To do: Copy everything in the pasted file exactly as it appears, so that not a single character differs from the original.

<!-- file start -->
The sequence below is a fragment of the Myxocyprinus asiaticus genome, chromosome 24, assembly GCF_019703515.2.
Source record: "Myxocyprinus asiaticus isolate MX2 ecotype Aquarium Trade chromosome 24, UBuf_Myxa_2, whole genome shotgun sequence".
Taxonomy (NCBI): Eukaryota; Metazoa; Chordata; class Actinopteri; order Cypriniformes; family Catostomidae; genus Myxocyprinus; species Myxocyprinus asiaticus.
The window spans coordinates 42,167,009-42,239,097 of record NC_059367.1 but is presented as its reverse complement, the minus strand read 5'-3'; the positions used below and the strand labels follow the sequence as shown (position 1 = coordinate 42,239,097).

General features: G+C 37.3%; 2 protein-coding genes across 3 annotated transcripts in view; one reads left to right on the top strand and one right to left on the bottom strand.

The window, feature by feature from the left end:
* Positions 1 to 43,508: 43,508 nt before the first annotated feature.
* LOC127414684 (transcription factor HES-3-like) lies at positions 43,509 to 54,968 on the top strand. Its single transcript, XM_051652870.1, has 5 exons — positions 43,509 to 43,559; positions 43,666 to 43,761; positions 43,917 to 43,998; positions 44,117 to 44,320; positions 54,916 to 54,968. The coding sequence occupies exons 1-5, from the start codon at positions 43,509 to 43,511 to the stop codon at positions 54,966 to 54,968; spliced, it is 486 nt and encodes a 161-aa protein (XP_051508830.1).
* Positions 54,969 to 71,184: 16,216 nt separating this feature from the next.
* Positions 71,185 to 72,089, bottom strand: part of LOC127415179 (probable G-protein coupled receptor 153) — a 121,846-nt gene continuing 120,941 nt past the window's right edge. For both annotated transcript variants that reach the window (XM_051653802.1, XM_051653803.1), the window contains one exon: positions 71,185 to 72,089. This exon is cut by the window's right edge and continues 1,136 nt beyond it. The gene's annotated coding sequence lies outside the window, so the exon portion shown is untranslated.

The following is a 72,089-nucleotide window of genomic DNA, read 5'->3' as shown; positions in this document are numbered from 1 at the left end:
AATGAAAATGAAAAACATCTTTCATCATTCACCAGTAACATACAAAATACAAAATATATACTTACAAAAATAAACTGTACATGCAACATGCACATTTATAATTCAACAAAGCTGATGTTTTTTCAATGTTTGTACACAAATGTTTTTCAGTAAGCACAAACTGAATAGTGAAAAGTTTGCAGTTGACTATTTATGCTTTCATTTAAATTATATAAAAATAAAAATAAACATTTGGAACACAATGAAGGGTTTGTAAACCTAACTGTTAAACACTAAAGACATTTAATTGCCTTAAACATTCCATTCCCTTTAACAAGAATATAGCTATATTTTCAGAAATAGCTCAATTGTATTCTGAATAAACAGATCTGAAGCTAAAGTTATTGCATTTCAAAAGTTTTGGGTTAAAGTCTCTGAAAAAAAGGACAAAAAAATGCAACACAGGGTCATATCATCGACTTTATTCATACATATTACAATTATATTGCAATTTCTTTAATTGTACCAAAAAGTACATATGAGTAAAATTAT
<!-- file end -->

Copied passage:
The sequence below is a fragment of the Myxocyprinus asiaticus genome, chromosome 24, assembly GCF_019703515.2.
Source record: "Myxocyprinus asiaticus isolate MX2 ecotype Aquarium Trade chromosome 24, UBuf_Myxa_2, whole genome shotgun sequence".
Taxonomy (NCBI): Eukaryota; Metazoa; Chordata; class Actinopteri; order Cypriniformes; family Catostomidae; genus Myxocyprinus; species Myxocyprinus asiaticus.
The window spans coordinates 42,167,009-42,239,097 of record NC_059367.1 but is presented as its reverse complement, the minus strand read 5'-3'; the positions used below and the strand labels follow the sequence as shown (position 1 = coordinate 42,239,097).

General features: G+C 37.3%; 2 protein-coding genes across 3 annotated transcripts in view; one reads left to right on the top strand and one right to left on the bottom strand.

The window, feature by feature from the left end:
* Positions 1 to 43,508: 43,508 nt before the first annotated feature.
* LOC127414684 (transcription factor HES-3-like) lies at positions 43,509 to 54,968 on the top strand. Its single transcript, XM_051652870.1, has 5 exons — positions 43,509 to 43,559; positions 43,666 to 43,761; positions 43,917 to 43,998; positions 44,117 to 44,320; positions 54,916 to 54,968. The coding sequence occupies exons 1-5, from the start codon at positions 43,509 to 43,511 to the stop codon at positions 54,966 to 54,968; spliced, it is 486 nt and encodes a 161-aa protein (XP_051508830.1).
* Positions 54,969 to 71,184: 16,216 nt separating this feature from the next.
* Positions 71,185 to 72,089, bottom strand: part of LOC127415179 (probable G-protein coupled receptor 153) — a 121,846-nt gene continuing 120,941 nt past the window's right edge. For both annotated transcript variants that reach the window (XM_051653802.1, XM_051653803.1), the window contains one exon: positions 71,185 to 72,089. This exon is cut by the window's right edge and continues 1,136 nt beyond it. The gene's annotated coding sequence lies outside the window, so the exon portion shown is untranslated.

The following is a 72,089-nucleotide window of genomic DNA, read 5'->3' as shown; positions in this document are numbered from 1 at the left end:
AATGAAAATGAAAAACATCTTTCATCATTCACCAGTAACATACAAAATACAAAATATATACTTACAAAAATAAACTGTACATGCAACATGCACATTTATAATTCAACAAAGCTGATGTTTTTTCAATGTTTGTACACAAATGTTTTTCAGTAAGCACAAACTGAATAGTGAAAAGTTTGCAGTTGACTATTTATGCTTTCATTTAAATTATATAAAAATAAAAATAAACATTTGGAACACAATGAAGGGTTTGTAAACCTAACTGTTAAACACTAAAGACATTTAATTGCCTTAAACATTCCATTCCCTTTAACAAGAATATAGCTATATTTTCAGAAATAGCTCAATTGTATTCTGAATAAACAGATCTGAAGCTAAAGTTATTGCATTTCAAAAGTTTTGGGTTAAAGTCTCTGAAAAAAAGGACAAAAAAATGCAACACAGGGTCATATCATCGACTTTATTCATACATATTACAATTATATTGCAATTTCTTTAATTGTACCAAAAAGTACATATGAGTAAAATTAT